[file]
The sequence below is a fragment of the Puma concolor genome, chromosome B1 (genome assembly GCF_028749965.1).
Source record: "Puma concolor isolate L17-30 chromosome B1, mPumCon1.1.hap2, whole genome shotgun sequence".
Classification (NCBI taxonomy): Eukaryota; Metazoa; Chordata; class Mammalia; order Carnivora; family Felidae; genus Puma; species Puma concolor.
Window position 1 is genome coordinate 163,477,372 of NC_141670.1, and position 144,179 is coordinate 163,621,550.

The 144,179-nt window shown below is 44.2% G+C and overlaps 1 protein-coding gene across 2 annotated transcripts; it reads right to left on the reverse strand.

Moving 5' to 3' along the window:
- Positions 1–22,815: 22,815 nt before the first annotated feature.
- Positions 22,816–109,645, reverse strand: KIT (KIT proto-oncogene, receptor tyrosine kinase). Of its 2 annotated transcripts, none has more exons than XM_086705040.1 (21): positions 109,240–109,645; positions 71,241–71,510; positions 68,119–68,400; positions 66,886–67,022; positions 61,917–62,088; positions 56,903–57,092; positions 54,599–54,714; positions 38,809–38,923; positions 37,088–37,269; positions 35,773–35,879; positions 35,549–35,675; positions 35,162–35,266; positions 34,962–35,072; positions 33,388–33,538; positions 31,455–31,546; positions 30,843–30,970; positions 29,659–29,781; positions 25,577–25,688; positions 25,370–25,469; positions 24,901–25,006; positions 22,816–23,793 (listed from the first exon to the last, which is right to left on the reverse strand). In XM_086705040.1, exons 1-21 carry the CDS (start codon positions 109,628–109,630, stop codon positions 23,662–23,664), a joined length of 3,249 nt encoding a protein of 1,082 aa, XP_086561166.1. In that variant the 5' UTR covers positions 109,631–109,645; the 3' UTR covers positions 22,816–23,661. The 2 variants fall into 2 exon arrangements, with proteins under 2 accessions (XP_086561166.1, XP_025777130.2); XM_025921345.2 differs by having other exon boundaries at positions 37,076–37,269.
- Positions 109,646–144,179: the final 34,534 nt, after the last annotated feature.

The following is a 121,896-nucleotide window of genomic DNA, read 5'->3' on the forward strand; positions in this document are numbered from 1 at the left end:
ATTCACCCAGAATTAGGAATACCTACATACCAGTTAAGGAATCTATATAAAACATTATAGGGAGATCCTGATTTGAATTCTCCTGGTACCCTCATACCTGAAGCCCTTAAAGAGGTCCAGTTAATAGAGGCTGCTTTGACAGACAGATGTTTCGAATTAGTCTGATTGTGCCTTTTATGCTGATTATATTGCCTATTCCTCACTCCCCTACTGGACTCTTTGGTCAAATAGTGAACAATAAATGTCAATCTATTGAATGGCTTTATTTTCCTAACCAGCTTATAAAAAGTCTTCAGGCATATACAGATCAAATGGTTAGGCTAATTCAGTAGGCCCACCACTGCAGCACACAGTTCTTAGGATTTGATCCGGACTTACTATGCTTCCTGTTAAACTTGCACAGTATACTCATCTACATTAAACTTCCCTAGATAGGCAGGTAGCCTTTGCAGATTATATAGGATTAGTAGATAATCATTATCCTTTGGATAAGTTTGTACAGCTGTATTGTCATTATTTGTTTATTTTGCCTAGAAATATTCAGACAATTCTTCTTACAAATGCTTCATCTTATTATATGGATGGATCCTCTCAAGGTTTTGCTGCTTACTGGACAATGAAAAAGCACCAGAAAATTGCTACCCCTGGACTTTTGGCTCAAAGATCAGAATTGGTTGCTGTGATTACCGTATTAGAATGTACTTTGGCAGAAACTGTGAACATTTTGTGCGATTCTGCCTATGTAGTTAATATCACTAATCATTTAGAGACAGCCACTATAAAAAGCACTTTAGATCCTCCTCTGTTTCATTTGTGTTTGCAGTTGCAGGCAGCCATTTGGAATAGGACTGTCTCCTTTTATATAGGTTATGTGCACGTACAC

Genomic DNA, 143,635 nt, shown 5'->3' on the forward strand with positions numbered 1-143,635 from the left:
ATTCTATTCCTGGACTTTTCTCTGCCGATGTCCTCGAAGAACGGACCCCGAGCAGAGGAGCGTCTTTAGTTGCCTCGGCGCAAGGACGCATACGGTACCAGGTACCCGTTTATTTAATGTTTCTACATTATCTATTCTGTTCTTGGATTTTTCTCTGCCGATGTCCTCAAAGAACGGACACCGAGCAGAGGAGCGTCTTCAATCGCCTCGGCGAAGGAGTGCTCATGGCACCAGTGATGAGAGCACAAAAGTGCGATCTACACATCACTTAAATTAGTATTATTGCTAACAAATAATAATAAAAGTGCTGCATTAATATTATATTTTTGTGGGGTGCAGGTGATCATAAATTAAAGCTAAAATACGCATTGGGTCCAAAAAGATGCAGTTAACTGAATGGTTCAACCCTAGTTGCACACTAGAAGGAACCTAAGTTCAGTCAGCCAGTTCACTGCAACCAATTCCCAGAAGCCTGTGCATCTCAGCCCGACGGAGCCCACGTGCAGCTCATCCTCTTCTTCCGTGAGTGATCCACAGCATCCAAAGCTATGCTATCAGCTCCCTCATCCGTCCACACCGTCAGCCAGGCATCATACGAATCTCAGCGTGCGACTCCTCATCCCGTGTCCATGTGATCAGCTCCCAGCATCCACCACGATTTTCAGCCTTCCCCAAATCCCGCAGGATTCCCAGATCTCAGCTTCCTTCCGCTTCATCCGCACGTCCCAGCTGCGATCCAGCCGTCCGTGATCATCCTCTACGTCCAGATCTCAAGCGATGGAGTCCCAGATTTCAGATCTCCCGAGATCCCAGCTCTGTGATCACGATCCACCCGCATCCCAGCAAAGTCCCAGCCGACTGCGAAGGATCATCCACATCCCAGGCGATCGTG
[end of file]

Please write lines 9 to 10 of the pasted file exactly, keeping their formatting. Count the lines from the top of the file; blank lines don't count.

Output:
- Positions 109,646–144,179: the final 34,534 nt, after the last annotated feature.

The following is a 121,896-nucleotide window of genomic DNA, read 5'->3' on the forward strand; positions in this document are numbered from 1 at the left end: